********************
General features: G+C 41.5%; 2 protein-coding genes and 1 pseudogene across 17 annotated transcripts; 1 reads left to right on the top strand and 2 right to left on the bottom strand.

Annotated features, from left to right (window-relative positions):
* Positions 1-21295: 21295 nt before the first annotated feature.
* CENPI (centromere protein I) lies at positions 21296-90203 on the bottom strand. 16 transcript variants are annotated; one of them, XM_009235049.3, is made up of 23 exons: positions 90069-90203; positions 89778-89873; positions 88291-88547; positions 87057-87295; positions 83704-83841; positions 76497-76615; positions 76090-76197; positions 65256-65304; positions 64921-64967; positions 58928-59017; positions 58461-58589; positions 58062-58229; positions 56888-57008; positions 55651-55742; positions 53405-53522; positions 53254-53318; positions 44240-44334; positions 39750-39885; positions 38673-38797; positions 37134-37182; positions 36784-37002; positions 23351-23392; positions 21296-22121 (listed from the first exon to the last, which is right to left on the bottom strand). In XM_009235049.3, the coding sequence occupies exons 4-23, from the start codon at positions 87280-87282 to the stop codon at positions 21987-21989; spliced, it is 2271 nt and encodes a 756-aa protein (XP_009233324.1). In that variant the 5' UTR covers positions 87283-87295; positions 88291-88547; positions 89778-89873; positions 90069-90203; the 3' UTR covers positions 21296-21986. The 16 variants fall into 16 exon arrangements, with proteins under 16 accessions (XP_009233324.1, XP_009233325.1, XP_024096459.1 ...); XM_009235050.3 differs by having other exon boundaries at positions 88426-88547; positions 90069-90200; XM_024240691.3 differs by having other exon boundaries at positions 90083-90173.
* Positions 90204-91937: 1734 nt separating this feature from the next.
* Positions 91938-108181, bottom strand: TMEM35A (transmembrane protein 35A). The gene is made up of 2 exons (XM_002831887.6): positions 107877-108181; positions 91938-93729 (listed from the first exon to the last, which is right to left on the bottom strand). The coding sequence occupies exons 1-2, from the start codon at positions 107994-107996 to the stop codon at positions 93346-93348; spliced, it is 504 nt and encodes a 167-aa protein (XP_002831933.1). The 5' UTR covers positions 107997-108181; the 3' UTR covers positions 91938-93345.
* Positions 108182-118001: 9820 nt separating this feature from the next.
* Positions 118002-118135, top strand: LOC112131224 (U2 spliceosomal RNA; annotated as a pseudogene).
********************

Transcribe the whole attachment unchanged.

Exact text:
General features: G+C 41.5%; 2 protein-coding genes and 1 pseudogene across 17 annotated transcripts; 1 reads left to right on the top strand and 2 right to left on the bottom strand.

Annotated features, from left to right (window-relative positions):
* Positions 1-21295: 21295 nt before the first annotated feature.
* CENPI (centromere protein I) lies at positions 21296-90203 on the bottom strand. 16 transcript variants are annotated; one of them, XM_009235049.3, is made up of 23 exons: positions 90069-90203; positions 89778-89873; positions 88291-88547; positions 87057-87295; positions 83704-83841; positions 76497-76615; positions 76090-76197; positions 65256-65304; positions 64921-64967; positions 58928-59017; positions 58461-58589; positions 58062-58229; positions 56888-57008; positions 55651-55742; positions 53405-53522; positions 53254-53318; positions 44240-44334; positions 39750-39885; positions 38673-38797; positions 37134-37182; positions 36784-37002; positions 23351-23392; positions 21296-22121 (listed from the first exon to the last, which is right to left on the bottom strand). In XM_009235049.3, the coding sequence occupies exons 4-23, from the start codon at positions 87280-87282 to the stop codon at positions 21987-21989; spliced, it is 2271 nt and encodes a 756-aa protein (XP_009233324.1). In that variant the 5' UTR covers positions 87283-87295; positions 88291-88547; positions 89778-89873; positions 90069-90203; the 3' UTR covers positions 21296-21986. The 16 variants fall into 16 exon arrangements, with proteins under 16 accessions (XP_009233324.1, XP_009233325.1, XP_024096459.1 ...); XM_009235050.3 differs by having other exon boundaries at positions 88426-88547; positions 90069-90200; XM_024240691.3 differs by having other exon boundaries at positions 90083-90173.
* Positions 90204-91937: 1734 nt separating this feature from the next.
* Positions 91938-108181, bottom strand: TMEM35A (transmembrane protein 35A). The gene is made up of 2 exons (XM_002831887.6): positions 107877-108181; positions 91938-93729 (listed from the first exon to the last, which is right to left on the bottom strand). The coding sequence occupies exons 1-2, from the start codon at positions 107994-107996 to the stop codon at positions 93346-93348; spliced, it is 504 nt and encodes a 167-aa protein (XP_002831933.1). The 5' UTR covers positions 107997-108181; the 3' UTR covers positions 91938-93345.
* Positions 108182-118001: 9820 nt separating this feature from the next.
* Positions 118002-118135, top strand: LOC112131224 (U2 spliceosomal RNA; annotated as a pseudogene).